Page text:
Combat is only one piece of the puzzle that is Vigil. Exploration is what threads the needle effortlessly through each and every encounter. You will need to think carefully before you step off that ledge or drop down from that platform, though, as the game features fall damage. It’s not as much fall damage as it is all kills though. It doesn’t matter how high your health is if you fall too far, even on the same screen, you are dead. Death here is punishing. You are taken all the way back to your last save point and must retread your steps to reach the point you died at. No corpse runs that progress is just lost. On top of this, much like other classic 2D games, enemies respawn if you scroll them far enough off-screen, making backtracking tricky and dangerous. There are difficulty settings, though these do not affect death drops. These settings mostly affect the damage output of your foes.

The game features a leveling system that allows you to progress on five different skill trees. Each weapon class has its own tree, and there’s one final one for survival skills like increased health and item effectiveness. Skills in the weapon trees offer similar bonuses, from increased damage to unlocking new combat abilities. Overall, the system is a bit on the basic side, but it serves the intended purpose quite well.

There are several useful items to equip into the secondary gear wheel, each with its own unique properties. Everything from potions to thrown weapons can be gathered along your journey. The most interesting note to make here is that healing potions are always mapped to the up button on the Dpad if playing with a controller, so you don’t need to put them on your gear wheel. This brings me to an initial issue with the controls, I prefer to play games like this with the Dpad for movement, however, this was not an option at launch. The devs have recently dropped a patch that fixes this along with much other quality of life issues. The devs have stated that more updates are on the horizon, which is nice.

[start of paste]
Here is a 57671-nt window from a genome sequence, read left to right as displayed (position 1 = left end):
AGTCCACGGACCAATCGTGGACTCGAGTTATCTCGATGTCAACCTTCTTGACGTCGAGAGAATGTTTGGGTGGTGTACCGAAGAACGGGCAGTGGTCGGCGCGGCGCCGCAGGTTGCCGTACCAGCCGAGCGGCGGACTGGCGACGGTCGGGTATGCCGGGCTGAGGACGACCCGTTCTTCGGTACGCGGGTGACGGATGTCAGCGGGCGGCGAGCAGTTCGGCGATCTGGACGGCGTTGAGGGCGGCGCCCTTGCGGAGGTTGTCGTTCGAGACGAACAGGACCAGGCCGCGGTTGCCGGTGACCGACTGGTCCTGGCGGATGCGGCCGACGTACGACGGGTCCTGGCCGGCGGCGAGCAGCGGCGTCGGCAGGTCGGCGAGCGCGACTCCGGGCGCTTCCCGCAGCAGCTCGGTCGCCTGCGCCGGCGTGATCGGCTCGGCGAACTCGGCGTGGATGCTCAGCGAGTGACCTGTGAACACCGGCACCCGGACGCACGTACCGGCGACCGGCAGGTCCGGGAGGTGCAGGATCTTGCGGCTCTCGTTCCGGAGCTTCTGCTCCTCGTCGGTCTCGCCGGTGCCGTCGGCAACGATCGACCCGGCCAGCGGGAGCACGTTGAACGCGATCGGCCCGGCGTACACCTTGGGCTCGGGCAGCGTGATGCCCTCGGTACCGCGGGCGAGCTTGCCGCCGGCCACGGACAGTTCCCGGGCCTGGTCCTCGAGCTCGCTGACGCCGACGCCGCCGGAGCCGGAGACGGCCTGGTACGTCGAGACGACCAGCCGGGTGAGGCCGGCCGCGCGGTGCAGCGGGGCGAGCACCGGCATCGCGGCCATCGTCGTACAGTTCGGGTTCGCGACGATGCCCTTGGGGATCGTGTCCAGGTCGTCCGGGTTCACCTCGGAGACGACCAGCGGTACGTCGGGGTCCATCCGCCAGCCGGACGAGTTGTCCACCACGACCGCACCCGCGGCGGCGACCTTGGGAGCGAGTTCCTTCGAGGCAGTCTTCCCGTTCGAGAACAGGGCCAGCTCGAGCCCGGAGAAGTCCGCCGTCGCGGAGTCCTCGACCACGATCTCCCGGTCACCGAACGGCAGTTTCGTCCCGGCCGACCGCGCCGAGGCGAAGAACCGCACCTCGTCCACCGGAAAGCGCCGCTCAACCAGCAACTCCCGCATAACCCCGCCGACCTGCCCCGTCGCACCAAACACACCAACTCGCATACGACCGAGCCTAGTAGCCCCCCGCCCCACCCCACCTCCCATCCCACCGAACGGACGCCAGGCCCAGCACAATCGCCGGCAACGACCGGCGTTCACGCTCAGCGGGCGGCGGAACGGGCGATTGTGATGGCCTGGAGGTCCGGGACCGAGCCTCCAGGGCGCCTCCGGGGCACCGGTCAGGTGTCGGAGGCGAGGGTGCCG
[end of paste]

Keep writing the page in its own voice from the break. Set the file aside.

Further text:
While quite beautiful, the game is difficult to see for players who may need higher contrast. Enemies can be sort of small at times or blend in well with the background. Thankfully though, most of them have unique sound effects letting you know one is close. Random collectibles dotted throughout the environment are also difficult to spot, so I took to running around while holding slightly up on the analog stick, which picked these shinies up as soon as I passed over them. Finally, as mentioned above, falls kill, making some environments quite tricky as sometimes it’s hard to see where to jump to or drop next.


  • Beautiful environments full of danger and mystery
  • Solid combat, if a bit tricky to master.
  • Great story full of twists and turns.


  • Poorly thought out save system
  • Insane difficulty curve
  • Deadly and unexpected fall deaths.

GlitchedVision gives Vigil: The Longest Night a Drastik Measure of 6.0 out of 10.0 (60).

Definitely, a buy if you love brutally difficult games or are just looking for a new level of challenge in the Metroidvania genre, just watch your step and stay vigilant about your saving habits or you could find yourself repeating a bunch of work.